After you sign in, you will see an option to allow Cortana to actively listen for her “Hey Cortana” activation line in case you want to give commands to your Android device. This depends on your current use of voice assistants. Most Android devices have an “Ok Google” command option these days, and if you are already used to that, then there isn’t much of a reason to adopt a new voice assistant. But if you prefer Cortana to Google’s voice assistant — and there are reasons to do so — then check away and move onto the next step.
Step 3: Sync basic notifications
Cortana will now begin to access information on your Android device, getting up to speed on your data. Yes, this does mean that Microsoft will have access to your Android data. You can read more about what Cortana does with your data here, and what sort of privacy you can expect.
When this is finished, go to the top left of your screen and select the three-lined button there. Here, look for an option that says, “Sync notifications.” Choose it, and that will take you to a another settings menu that will show you the basic notifications you can enable. Any of these Android notifications that are enabled will also show up on Windows 10 in your little Cortana alert box. The basic phone stuff is all here — low battery warnings, text alerts, missed calls, and so on, so pick which alerts you want to receive.
Step 4: Choose specific syncing for app alerts
If you continue down the Sync notifications list, you will notice an option for App Notifications Sync (or possibly Choose what apps to sync, depending on your setup). Choose this and you can sync the notifications for any compatible Android app from a list. Chances are good that you have a lot of these apps, so take some time to go through them all and make sure only the important apps are selected. You probably don’t want any random browser notifications or additional calendar alerts, but if there are apps you’d like Android notifications from, swipe right to activate them and you will receive those alerts too.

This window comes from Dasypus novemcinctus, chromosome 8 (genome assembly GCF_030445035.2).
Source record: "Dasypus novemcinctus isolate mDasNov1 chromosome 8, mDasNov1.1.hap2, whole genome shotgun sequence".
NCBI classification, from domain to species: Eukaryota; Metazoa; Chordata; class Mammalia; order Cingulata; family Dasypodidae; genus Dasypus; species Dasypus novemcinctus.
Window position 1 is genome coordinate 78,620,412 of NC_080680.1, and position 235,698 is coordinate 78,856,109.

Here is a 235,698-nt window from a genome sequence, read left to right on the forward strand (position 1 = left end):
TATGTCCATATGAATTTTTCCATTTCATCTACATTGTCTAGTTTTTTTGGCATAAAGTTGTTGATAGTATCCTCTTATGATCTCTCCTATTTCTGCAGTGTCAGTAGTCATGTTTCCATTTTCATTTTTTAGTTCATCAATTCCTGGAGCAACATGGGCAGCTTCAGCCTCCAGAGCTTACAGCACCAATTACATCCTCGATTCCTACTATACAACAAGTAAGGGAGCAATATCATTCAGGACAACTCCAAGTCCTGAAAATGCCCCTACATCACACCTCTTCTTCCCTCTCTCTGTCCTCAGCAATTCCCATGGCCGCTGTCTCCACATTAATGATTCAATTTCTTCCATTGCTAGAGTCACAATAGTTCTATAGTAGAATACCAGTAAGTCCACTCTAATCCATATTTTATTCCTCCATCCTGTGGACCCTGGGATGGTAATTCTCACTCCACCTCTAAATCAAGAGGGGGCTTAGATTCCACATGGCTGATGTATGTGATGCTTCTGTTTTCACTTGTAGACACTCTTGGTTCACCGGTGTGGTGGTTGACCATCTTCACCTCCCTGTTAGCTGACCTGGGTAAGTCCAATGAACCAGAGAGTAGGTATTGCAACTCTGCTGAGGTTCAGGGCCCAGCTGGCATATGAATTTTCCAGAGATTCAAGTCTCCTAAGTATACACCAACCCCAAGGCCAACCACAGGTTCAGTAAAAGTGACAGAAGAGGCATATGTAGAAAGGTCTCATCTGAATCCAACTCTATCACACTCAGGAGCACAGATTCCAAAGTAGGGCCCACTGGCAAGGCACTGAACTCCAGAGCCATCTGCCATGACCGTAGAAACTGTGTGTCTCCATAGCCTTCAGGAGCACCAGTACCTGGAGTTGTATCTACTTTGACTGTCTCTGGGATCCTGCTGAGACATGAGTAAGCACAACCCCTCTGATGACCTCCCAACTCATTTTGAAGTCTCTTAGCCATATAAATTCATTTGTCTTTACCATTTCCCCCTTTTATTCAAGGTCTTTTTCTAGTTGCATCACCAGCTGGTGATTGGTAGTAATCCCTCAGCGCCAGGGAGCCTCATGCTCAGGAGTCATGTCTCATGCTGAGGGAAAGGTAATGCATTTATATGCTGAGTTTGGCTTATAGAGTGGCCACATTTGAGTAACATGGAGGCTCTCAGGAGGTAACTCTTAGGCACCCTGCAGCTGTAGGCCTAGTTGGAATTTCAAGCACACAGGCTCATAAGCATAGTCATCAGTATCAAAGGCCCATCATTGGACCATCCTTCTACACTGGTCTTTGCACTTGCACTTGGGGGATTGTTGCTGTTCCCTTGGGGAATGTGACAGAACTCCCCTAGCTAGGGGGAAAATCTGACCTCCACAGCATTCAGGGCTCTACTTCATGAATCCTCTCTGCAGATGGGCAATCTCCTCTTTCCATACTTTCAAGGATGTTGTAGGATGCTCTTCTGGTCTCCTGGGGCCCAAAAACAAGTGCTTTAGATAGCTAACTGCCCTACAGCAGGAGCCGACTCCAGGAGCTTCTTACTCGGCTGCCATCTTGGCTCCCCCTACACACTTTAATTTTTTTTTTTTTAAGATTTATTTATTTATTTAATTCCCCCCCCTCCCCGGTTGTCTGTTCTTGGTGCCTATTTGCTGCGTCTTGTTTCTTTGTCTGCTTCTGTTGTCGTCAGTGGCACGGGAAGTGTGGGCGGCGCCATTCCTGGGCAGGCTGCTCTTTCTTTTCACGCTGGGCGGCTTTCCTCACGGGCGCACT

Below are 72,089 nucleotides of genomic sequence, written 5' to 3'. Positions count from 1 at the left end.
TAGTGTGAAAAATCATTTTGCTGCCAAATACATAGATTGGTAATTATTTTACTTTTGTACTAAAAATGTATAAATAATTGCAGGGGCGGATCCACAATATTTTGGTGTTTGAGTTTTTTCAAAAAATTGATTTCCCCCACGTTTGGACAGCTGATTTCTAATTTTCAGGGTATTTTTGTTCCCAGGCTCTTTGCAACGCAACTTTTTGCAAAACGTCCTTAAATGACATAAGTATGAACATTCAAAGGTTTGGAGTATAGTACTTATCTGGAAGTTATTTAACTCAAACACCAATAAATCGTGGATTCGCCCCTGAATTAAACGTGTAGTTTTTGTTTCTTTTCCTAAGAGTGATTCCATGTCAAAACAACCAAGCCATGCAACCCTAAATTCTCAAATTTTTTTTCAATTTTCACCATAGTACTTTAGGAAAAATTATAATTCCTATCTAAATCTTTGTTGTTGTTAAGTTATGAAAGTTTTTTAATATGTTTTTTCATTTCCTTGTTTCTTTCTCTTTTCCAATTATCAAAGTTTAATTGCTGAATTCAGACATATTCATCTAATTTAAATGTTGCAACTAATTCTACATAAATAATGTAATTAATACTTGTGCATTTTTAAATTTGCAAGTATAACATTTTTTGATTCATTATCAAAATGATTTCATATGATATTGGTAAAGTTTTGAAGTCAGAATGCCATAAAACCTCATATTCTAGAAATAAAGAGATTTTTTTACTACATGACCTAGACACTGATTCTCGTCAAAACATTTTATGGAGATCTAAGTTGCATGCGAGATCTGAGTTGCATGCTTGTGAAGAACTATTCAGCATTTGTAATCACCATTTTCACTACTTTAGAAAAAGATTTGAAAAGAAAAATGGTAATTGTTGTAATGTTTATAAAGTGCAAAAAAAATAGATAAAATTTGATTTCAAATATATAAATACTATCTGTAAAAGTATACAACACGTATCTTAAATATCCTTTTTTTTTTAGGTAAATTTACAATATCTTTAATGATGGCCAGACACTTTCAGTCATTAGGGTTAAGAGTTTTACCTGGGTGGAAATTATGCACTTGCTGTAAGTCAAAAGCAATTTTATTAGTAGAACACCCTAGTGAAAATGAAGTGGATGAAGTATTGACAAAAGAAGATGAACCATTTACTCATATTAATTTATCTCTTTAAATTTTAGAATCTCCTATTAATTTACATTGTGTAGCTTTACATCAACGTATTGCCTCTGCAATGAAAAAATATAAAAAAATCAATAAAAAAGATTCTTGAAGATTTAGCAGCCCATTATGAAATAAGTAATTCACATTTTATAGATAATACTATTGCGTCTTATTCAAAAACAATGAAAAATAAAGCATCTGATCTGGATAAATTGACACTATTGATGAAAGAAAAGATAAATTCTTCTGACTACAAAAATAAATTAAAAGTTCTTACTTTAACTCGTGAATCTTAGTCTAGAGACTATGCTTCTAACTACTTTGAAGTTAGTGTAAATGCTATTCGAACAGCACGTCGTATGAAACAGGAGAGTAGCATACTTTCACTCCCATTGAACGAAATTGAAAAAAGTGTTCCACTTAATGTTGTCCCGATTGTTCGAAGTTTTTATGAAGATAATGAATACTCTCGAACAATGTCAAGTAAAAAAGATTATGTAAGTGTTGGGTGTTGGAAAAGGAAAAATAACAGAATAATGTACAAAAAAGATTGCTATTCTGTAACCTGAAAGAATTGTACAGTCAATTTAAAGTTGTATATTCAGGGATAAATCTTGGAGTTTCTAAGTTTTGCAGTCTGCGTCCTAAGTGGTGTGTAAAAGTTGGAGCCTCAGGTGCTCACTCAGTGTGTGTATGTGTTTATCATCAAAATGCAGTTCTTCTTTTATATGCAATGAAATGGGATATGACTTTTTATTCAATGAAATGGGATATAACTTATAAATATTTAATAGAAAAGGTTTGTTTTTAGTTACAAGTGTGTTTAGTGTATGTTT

Step 5: Hop over to Windows and restart
Head to your Windows 10 computer and restart it: It’s not always necessary, but it’s a good idea to ensure smooth syncing. After you login again, make sure that Cortana is showing notifications from your Android phone. After that, you are all set! Note that you may be able to increase compatibility with features like the Microsoft Phone Companion.
Reminder: If it isn’t working, check your Windows 10 Cortana settings to make sure that Cortana can access information from other devices.
The Moto G5 Plus might not blow you away with its outward design, but it more than makes up for that with its cheap price, fast performance, and the Android OS. That’s why it made our best budget phones and best phones for kids lists. That said, the phone has been around since March, and in the months since release, owners have run into their share of Moto G5 Plus problems.
If you’re going to upgrade to the Moto G5 Plus soon, you’d do well to scroll down and read up on the issues — both with the software and hardware — that people have had since its release, and the solutions available that will make being a G5 Plus owner easier. Once you’re done with that, be sure to learn what your phone can really do with our Moto G5 tips and tricks, and take your first steps to becoming a G5 Plus know-it-all.
Bug: Gestures and motion controls not working